Since there are still many nuclear plants that are operating almost anywhere in the world, to think that the event may not happen again in the future seems to be impossible, unless all people around the world united and decided to stop all nuclear plants from operating.
However looking into benefit of the economic potential of having cheap electricity from nuclear plant as well as already being operated very long time it’s very difficult to see those plants shall be closed in short time.
It is quite difficult for us to think how to prevent it from happening again, however to think how to prevent it from spread over to our home or our place of living we can do it naturally by having more plants surround our area which could absorb the nuclear radiation.
Using Sunflower in Chernobyl Nuclear Tragedy
The secret is the root structure of the sunflower plants which is so dense and strong, thus able to extract heavy metals such as arsenic and lead. Even the radioactive element can also be absorbed, including uranium and stronium-90 that can cause genetic mutations in humans.
The roots of the sunflower cultivar (Helianthus annuus L.), when submerged in water, quickly accumulate heavy metals and radionuclides. Thus with the help of the plants, scientists have been able to start reclaiming the soil and water surrounding Chernobyl. Scientists have found that sunflowers can remove radionuclides from the soil as well as water, when grown hydroponically. These sunflowers can reduce the amount of uranium concentrations in the water by up to 95%. The sunflowers are then harvested and the radioactive material within the plant is disposed of properly.
The Chernobyl Nuclear Story
On the morning of April 26, 1986, a small town in the former Soviet Union was the site of a nuclear explosion that literally shook the earth. The historic accident at Chernobyl Nuclear Plant Reactor 4 in the Ukraine caused severe radioactive contamination. Families within a 30-km zone of the power plant were evacuated, and in the months that followed, extensive contamination was discovered in areas up to 100 km from the site. Scientists are hopeful that plants may play a key role in cleaning up some of the contamination.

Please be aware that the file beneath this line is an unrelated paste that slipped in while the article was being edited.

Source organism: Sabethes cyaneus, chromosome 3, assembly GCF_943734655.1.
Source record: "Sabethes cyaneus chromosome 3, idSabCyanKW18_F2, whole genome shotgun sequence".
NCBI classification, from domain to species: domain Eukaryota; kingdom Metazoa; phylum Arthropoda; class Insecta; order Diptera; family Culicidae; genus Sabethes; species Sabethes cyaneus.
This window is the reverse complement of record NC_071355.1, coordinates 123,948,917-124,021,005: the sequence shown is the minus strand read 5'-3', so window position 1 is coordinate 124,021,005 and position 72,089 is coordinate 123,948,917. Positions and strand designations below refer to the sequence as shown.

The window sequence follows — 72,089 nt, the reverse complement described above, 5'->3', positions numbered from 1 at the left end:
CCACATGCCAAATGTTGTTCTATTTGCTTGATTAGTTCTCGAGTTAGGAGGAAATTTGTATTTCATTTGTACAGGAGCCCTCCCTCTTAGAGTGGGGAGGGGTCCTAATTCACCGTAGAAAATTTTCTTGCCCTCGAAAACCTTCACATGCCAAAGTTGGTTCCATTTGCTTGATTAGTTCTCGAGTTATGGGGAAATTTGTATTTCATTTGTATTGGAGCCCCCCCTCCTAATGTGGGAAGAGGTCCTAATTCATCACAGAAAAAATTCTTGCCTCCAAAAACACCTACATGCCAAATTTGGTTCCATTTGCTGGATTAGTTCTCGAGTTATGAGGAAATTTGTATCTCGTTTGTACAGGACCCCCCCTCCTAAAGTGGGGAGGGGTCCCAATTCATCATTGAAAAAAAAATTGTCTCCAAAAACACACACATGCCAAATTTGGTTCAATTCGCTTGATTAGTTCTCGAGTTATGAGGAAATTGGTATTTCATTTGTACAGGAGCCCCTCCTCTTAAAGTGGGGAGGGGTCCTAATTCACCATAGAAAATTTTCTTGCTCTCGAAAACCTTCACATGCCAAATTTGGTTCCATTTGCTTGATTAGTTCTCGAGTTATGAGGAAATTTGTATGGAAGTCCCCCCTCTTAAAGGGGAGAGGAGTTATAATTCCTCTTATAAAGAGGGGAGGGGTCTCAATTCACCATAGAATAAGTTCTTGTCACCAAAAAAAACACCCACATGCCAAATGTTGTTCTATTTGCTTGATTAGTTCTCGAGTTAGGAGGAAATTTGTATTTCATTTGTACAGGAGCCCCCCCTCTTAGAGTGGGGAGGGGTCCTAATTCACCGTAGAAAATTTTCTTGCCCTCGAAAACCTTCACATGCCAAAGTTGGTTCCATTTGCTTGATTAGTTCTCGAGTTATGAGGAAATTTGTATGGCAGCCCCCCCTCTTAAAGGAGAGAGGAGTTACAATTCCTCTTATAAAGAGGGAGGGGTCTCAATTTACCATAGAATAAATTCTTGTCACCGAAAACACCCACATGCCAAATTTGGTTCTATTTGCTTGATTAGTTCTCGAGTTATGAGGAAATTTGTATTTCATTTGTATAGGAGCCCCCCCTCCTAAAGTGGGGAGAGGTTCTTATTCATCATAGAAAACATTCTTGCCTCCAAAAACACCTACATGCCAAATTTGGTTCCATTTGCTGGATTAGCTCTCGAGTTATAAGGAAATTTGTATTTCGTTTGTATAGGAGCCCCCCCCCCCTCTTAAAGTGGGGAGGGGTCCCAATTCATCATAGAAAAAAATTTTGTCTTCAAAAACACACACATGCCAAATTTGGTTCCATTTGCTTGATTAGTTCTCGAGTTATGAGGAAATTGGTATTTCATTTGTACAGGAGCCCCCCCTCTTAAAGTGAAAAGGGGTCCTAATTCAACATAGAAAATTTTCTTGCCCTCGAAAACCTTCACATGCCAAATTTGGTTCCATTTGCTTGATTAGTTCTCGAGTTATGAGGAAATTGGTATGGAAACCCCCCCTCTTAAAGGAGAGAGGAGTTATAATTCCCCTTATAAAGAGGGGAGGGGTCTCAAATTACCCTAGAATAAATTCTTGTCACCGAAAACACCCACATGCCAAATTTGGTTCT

In 1989, three years after the explosion, the Soviet government asked the International Atomic Energy Agency (IAEA) to assess the radiological and health situation in the area surrounding the power plant.
Among the most significant findings were radioactive emissions and toxic metals–including iodine, cesium-137, strontium, and plutonium–concentrated in the soil, plants, and animals. Such substances are potentially harmful to human health. For example, although iodine tends to disappear within a few weeks of exposure, it can be inhaled or ingested and then accumulated in the thyroid gland, where it delivers high doses of radiation as it decays. Since 1991, the Canadian Nuclear Association has noted a marked increase in the incidence of thyroid cancer in the area surrounding the nuclear accident. Cesium-137, radioactive cesium with a mass number of 137, can enter the food chain and deliver an internal dose of radiation before it is eliminated metabolically.
Apparently these toxic substances entered the food chain via grazers, such as cows and other livestock, that fed on plants grown in contaminated soils. The toxins then accumulated and concentrated in the meat and milk products eventually consumed by humans. Additionally, wild foods, such as berries and mushrooms, are expected to continue showing elevated cesium levels over the next few decades.
To prevent further spread of these toxins, it was determined that livestock should be allowed to feed only on uncontaminated plants and on plants not tending to accumulate toxic metals within their tissues. Then a soil cleanup method was employed using green plants to remove toxins from the soil. This technique is phytoremediation, a term coined by Dr. Ilya Raskin of Rutgers University’s Biotechnology Center for Agriculture and the Environment, who was a member of the original task force sent by the IAEA to examine food safety at the Chernobyl site. Phytoremediation is a process that takes advantage of the fact that green plants can extract and concentrate certain elements within their ecosystem. For example, some plants can grow in metal-laden soils, extract certain metals through their root systems, and accumulate them in their tissues without being damaged. In this way, pollutants are either removed from the soil and groundwater or rendered harmless.